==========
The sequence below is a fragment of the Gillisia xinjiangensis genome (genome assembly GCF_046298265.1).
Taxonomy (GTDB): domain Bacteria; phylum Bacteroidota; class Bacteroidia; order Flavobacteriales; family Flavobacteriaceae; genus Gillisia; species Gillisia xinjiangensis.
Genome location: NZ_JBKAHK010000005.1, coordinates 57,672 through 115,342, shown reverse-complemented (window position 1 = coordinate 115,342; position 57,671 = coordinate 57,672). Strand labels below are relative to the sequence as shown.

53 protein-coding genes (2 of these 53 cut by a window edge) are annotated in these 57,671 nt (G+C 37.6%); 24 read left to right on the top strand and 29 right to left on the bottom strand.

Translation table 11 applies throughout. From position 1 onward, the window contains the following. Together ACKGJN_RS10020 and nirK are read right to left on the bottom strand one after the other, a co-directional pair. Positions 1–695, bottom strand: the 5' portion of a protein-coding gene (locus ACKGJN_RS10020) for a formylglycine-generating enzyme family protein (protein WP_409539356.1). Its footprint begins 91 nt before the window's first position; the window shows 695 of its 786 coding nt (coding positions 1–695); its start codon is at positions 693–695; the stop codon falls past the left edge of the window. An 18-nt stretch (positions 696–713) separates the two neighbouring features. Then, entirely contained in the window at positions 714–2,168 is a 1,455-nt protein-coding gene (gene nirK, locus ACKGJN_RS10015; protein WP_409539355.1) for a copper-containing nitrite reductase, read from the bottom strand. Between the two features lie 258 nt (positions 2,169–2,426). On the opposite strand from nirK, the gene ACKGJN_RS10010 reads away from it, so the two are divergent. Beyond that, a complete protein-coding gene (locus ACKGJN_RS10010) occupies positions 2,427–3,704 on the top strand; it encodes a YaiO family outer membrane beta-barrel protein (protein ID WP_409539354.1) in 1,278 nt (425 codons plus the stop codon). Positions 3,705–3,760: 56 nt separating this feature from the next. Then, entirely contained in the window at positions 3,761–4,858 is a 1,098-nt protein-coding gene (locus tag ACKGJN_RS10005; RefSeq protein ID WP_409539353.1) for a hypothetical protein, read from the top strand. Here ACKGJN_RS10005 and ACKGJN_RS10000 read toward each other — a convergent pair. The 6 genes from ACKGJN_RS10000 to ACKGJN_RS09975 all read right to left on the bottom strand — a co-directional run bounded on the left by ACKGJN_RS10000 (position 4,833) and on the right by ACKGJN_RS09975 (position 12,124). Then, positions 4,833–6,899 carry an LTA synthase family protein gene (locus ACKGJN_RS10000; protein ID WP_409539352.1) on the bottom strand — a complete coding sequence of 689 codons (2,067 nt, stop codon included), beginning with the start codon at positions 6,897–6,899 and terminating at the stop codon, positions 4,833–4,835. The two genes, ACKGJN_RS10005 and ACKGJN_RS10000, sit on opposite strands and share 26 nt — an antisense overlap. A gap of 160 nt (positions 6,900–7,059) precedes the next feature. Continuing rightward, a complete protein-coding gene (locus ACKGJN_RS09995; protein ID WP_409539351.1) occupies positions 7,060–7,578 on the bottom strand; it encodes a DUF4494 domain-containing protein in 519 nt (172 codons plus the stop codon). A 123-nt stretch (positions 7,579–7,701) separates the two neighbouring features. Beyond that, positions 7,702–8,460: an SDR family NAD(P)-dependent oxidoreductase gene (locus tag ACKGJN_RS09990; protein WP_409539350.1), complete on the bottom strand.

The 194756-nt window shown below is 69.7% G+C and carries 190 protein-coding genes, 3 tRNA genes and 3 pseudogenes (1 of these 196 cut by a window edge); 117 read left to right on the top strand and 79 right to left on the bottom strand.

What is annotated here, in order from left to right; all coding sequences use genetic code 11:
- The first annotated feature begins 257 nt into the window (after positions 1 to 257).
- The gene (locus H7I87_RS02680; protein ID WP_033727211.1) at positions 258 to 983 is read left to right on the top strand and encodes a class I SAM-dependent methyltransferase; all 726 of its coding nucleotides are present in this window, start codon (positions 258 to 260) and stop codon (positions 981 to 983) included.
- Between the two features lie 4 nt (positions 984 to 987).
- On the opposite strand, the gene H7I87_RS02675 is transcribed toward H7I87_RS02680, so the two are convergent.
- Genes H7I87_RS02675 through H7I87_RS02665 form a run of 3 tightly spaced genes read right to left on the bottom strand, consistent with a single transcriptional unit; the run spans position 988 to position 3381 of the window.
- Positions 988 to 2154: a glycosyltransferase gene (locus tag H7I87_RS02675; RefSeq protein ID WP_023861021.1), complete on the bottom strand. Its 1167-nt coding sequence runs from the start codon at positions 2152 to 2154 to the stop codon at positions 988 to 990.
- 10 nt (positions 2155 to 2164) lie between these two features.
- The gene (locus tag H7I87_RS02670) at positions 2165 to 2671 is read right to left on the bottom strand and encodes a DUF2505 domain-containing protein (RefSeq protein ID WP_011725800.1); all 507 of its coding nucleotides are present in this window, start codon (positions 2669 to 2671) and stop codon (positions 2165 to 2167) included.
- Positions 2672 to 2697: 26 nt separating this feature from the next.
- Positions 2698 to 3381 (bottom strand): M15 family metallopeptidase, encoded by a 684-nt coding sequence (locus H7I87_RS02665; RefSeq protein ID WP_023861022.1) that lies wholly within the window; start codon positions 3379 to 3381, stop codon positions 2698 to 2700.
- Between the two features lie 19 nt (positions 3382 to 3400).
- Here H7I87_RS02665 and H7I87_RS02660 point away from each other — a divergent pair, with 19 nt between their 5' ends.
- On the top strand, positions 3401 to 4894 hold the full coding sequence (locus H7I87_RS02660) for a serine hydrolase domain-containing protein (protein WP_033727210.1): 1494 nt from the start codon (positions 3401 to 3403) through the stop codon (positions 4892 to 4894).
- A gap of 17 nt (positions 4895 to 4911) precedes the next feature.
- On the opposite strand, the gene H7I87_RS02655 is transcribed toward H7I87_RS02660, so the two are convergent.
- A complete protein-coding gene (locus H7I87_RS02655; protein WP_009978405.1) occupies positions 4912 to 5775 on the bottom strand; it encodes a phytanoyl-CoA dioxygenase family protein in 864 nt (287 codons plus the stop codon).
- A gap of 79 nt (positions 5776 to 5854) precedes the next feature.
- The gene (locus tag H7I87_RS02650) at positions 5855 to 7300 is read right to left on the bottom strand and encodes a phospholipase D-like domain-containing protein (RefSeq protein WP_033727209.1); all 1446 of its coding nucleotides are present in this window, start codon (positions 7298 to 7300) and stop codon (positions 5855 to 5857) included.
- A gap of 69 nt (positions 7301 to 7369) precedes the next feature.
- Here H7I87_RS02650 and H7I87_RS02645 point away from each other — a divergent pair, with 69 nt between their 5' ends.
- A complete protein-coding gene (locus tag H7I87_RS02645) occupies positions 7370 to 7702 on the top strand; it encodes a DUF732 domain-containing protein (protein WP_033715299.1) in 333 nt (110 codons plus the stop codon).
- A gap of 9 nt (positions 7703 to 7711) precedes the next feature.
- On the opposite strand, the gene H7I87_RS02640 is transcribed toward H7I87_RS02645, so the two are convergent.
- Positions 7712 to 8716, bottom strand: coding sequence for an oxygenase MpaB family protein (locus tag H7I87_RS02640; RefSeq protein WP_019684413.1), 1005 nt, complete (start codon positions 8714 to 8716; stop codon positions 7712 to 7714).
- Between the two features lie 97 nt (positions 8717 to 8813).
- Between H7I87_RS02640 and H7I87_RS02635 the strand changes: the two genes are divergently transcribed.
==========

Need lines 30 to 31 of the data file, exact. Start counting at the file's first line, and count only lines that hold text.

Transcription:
- On the opposite strand, the gene H7I87_RS02640 is transcribed toward H7I87_RS02645, so the two are convergent.
- Positions 7712 to 8716, bottom strand: coding sequence for an oxygenase MpaB family protein (locus tag H7I87_RS02640; RefSeq protein WP_019684413.1), 1005 nt, complete (start codon positions 8714 to 8716; stop codon positions 7712 to 7714).